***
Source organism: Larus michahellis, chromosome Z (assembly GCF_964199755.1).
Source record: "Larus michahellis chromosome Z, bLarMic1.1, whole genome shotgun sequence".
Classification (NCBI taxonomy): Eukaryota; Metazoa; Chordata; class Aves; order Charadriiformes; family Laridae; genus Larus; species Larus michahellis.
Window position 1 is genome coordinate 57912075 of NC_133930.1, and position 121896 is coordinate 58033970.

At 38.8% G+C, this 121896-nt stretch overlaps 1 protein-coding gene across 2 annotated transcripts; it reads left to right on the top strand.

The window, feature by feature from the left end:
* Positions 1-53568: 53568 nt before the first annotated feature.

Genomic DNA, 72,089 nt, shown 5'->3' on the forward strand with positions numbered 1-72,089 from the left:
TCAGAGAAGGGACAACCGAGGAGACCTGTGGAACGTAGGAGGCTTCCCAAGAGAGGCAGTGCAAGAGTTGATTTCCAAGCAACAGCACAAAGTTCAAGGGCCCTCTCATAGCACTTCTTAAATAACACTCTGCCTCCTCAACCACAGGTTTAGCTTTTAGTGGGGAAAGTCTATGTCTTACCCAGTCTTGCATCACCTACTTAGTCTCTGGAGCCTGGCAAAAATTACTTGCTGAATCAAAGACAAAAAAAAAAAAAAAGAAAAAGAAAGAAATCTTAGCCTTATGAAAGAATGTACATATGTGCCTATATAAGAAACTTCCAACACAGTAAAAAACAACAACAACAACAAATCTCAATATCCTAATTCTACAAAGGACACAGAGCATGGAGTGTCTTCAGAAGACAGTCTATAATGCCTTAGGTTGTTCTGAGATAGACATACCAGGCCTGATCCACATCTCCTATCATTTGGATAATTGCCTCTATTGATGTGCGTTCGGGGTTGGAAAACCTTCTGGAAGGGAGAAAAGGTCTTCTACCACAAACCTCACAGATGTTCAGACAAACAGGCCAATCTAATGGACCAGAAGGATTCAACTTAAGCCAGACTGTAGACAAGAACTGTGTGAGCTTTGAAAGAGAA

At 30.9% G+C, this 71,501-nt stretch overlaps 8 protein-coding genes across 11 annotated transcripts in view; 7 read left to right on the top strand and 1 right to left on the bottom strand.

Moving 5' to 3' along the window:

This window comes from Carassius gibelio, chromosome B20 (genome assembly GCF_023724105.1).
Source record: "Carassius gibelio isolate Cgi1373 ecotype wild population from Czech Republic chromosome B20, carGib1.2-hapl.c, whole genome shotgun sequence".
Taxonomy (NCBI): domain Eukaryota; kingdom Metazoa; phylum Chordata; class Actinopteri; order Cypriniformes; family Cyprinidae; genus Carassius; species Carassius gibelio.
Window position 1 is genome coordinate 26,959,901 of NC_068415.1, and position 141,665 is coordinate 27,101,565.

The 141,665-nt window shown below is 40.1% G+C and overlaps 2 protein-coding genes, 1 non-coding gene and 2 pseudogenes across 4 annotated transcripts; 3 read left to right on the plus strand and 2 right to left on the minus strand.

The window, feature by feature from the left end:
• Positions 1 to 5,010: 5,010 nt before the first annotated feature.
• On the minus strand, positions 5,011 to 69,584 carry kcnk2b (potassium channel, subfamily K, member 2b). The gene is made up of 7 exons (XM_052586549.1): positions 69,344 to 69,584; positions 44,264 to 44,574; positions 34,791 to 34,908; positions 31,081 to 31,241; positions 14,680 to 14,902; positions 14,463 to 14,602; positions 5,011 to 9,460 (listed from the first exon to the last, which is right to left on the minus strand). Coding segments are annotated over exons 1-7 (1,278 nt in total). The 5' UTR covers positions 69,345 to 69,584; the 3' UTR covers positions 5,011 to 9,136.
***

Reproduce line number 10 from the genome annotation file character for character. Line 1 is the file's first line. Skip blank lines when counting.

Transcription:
At 30.9% G+C, this 71,501-nt stretch overlaps 8 protein-coding genes across 11 annotated transcripts in view; 7 read left to right on the top strand and 1 right to left on the bottom strand.